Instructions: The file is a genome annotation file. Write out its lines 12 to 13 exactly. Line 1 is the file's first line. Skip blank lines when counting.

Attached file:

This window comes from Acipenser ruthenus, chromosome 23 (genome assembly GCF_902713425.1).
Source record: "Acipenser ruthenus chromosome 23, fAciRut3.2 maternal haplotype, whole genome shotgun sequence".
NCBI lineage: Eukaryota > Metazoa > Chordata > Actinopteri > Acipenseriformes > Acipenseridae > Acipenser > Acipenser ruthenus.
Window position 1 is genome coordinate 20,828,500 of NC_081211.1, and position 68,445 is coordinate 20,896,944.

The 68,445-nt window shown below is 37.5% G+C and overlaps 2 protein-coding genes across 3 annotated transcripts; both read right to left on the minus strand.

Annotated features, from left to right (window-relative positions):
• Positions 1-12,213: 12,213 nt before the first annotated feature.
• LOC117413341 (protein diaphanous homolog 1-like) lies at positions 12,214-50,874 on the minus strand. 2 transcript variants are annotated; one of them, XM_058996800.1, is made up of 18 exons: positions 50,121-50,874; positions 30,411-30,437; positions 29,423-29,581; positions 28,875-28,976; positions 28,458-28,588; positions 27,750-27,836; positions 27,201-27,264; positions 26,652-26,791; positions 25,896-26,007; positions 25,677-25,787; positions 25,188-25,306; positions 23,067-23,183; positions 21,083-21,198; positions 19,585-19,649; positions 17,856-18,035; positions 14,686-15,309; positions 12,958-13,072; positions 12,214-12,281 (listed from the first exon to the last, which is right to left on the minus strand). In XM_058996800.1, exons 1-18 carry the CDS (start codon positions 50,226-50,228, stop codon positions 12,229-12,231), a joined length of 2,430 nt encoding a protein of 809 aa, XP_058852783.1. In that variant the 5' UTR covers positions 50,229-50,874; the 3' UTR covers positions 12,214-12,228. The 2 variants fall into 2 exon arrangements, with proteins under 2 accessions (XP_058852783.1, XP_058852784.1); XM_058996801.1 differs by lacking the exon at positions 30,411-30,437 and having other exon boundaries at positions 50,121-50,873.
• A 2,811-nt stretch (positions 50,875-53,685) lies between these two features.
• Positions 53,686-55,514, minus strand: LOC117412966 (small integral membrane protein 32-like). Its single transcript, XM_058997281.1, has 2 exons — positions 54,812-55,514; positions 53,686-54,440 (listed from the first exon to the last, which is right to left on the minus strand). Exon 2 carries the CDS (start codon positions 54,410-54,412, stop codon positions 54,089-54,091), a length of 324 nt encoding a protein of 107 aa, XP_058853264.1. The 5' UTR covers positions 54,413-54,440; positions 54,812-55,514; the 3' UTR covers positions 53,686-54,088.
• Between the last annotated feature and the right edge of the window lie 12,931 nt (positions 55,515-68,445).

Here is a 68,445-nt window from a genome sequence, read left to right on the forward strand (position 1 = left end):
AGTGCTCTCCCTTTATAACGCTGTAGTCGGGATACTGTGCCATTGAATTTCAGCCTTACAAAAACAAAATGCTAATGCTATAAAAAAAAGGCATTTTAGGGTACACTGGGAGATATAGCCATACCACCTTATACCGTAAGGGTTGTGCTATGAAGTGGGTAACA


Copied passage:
Here is a 68,445-nt window from a genome sequence, read left to right on the forward strand (position 1 = left end):
AGTGCTCTCCCTTTATAACGCTGTAGTCGGGATACTGTGCCATTGAATTTCAGCCTTACAAAAACAAAATGCTAATGCTATAAAAAAAAGGCATTTTAGGGTACACTGGGAGATATAGCCATACCACCTTATACCGTAAGGGTTGTGCTATGAAGTGGGTAACA